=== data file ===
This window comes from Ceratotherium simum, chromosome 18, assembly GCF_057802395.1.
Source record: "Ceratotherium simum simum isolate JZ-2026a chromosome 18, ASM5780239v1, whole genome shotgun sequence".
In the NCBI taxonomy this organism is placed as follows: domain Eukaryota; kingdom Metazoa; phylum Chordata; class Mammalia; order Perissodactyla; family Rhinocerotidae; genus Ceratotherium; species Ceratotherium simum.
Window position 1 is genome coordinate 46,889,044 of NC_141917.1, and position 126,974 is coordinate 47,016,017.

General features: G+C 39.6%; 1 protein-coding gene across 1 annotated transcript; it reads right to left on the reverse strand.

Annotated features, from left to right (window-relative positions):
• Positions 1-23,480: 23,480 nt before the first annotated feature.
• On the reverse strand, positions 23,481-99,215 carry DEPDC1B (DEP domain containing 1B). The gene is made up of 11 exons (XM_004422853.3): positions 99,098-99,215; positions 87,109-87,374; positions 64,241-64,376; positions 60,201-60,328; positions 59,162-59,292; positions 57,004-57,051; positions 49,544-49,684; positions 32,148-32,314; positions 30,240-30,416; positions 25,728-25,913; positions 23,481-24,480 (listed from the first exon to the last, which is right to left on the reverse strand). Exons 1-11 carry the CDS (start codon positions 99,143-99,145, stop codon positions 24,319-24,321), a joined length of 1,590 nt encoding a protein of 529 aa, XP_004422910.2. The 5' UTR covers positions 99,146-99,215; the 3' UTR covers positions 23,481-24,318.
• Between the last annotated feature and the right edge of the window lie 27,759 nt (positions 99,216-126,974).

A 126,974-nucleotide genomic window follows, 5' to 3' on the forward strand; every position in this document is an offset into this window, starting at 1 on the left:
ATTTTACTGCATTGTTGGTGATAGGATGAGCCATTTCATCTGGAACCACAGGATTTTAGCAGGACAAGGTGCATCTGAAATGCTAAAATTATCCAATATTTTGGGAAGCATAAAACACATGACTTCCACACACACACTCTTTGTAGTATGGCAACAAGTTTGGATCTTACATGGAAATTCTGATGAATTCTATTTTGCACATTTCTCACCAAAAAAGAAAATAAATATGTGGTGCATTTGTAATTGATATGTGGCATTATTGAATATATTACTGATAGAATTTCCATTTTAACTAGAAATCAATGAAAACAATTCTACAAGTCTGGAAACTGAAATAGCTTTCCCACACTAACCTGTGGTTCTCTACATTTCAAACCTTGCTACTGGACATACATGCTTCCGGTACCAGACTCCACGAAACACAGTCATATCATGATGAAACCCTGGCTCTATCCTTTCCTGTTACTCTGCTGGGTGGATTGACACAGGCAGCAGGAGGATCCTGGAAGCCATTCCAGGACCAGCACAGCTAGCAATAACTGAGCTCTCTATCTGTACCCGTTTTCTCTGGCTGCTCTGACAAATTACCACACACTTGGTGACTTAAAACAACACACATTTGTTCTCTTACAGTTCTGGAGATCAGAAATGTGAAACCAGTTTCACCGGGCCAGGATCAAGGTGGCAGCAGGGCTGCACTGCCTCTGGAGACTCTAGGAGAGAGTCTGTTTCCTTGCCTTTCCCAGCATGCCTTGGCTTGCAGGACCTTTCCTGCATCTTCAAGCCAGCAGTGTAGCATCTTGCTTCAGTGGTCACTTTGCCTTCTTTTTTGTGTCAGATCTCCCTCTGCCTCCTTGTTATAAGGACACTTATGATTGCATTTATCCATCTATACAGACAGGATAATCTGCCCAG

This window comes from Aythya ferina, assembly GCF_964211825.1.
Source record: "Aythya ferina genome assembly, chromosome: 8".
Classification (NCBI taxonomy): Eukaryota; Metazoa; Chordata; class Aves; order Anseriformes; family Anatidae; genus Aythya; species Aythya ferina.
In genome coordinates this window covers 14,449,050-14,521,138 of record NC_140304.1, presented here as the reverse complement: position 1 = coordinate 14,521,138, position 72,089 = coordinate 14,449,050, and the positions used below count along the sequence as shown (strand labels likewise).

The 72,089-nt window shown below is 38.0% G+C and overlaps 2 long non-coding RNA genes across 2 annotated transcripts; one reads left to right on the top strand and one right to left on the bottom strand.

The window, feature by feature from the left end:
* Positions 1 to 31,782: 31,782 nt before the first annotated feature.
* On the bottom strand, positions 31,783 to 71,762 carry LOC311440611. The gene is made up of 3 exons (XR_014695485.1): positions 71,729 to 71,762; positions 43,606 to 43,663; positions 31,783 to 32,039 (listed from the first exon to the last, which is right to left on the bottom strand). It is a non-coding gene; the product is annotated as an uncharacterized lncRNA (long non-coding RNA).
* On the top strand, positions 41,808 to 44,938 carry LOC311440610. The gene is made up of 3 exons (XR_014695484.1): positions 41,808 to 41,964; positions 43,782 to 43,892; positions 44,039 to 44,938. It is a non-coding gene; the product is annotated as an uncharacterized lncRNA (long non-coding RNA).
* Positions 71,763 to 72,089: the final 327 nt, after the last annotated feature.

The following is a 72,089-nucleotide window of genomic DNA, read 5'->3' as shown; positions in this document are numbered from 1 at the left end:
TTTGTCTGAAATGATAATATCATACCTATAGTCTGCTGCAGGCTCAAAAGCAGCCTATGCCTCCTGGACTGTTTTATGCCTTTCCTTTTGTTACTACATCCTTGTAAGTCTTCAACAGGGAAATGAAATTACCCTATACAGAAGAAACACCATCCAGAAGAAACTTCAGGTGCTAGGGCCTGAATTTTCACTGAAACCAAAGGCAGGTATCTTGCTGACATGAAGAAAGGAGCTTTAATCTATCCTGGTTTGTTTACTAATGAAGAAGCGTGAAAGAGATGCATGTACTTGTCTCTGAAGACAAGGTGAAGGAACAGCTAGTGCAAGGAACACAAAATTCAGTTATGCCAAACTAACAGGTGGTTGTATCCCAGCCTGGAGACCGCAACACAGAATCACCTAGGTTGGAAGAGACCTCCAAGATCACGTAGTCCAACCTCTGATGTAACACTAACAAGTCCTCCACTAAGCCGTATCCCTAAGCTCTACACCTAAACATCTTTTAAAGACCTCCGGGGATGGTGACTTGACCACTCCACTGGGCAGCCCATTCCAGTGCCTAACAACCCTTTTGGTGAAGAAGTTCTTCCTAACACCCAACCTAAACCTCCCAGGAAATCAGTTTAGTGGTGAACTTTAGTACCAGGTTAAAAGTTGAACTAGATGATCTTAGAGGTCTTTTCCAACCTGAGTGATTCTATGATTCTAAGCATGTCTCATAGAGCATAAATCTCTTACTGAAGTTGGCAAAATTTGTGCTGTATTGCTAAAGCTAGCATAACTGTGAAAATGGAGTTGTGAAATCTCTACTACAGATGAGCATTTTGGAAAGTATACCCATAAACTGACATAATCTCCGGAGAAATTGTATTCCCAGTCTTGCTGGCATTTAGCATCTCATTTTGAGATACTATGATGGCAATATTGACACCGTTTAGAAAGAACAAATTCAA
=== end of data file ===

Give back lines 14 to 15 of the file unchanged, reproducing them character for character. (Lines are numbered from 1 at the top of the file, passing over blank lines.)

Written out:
Classification (NCBI taxonomy): Eukaryota; Metazoa; Chordata; class Aves; order Anseriformes; family Anatidae; genus Aythya; species Aythya ferina.
In genome coordinates this window covers 14,449,050-14,521,138 of record NC_140304.1, presented here as the reverse complement: position 1 = coordinate 14,521,138, position 72,089 = coordinate 14,449,050, and the positions used below count along the sequence as shown (strand labels likewise).